The European Union is pushing back against the House-approved measure to strengthen sanctions against Russia, arguing “America first cannot mean that Europe’s interests come last.”
“The U.S. bill could have unintended unilateral effects that impact the EU’s energy security interests,” Jean-Claude Juncker, the European Commission president, said in a statement. “This is why the Commission concluded today that if our concerns are not taken into account sufficiently, we stand ready to act appropriately within a matter of days.”
The U.S. House of Representatives approved the measure 419-3 on Tuesday, paving the way for the Senate to approve a similar proposal, which it is expected to do, setting up a showdown with the White House. The measure is especially controversial because not only does it tighten sanctions against Russia for its election interference and invasion of Crimea, but it mandates that the president consult with it before waiving the punitive measures; at present the president can waive sanctions determined to be detrimental to U.S. interests.
President Trump has not said whether he’ll sign the measure, but he sees friendly relations with Russia as an important cornerstone of U.S. foreign policy. The approval of the House measure comes amid scrutiny of the Trump campaign’s ties to Russian officials in the run up to the 2016 presidential election. U.S. intelligence agencies say Russia interfered in the election in order to boost Trump, though it’s unclear if Moscow’s efforts succeeded. Trump’s equivocation over the issue has led to more speculation about his campaign’s ties to Russian officials—links that are being investigated by the Justice Department and congressional committees.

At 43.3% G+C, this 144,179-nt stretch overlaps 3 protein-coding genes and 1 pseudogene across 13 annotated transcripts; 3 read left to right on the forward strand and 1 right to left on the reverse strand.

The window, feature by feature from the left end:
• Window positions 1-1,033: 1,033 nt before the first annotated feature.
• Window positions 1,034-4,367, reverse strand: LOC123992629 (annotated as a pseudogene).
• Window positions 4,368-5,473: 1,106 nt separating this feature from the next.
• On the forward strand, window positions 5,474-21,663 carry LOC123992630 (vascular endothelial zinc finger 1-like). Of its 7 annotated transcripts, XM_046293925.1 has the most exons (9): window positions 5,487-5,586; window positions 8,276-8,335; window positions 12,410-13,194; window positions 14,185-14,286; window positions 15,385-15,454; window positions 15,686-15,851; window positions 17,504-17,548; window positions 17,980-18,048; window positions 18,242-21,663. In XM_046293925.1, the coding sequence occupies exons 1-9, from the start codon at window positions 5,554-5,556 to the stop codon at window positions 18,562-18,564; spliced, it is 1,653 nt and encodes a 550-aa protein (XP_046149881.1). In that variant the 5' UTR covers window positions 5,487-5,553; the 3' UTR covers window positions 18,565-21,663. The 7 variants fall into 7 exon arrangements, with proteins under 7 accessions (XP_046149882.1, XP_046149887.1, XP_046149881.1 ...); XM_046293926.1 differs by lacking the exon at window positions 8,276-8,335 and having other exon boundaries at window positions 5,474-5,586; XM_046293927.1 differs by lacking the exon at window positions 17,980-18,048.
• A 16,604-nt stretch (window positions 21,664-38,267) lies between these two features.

Russia also pushed back against the House vote, with Senator Alexei Pushkov, who previously headed the Duma’s international affairs committee, calling it “a new phase in the confrontation.” At the Kremlin, Dimitri Peskov, President Vladimir Putin’s spokesman, said there would be no announcement until the U.S. Senate and Trump acted. He called the reaction by Russian lawmakers “quite understandable.”
“We are talking about extremely unfriendly manifestations, so the reaction is obvious,” he said.
European reaction to the House vote can be best understood through the prism of the joint U.S.-EU sanctions imposed on Russia in 2014, following its invasion of Ukraine’s Crimea. EU relies heavily on Russia for its energy needs, and European companies have vast business dealings with Russian ones. The previous set of sanctions took these realities into account. The House-approved measure, which also includes sanctions on Iran and North Korea, targets Russia’s mining, shipping, defense, and other sectors where European companies have extensive links. The bill would also impose penalties on joint European-Russian energy projects; the Nord Stream 2 pipeline from Russia to Germany is seen as particularly vulnerable.
Earlier this week, the Financial Times reported that the EU was drafting possible countermeasures against the U.S., including seeking a written assurance from the Trump administration on the issue, as well as, in the words of a European memo seen by the FT, “WTO-compliant retaliatory measures.”
It’s unclear when the Senate will vote on the measure—and how much their version will differ from that passed by the House. Senators voted 98-2 to approve a previous version of the bill.
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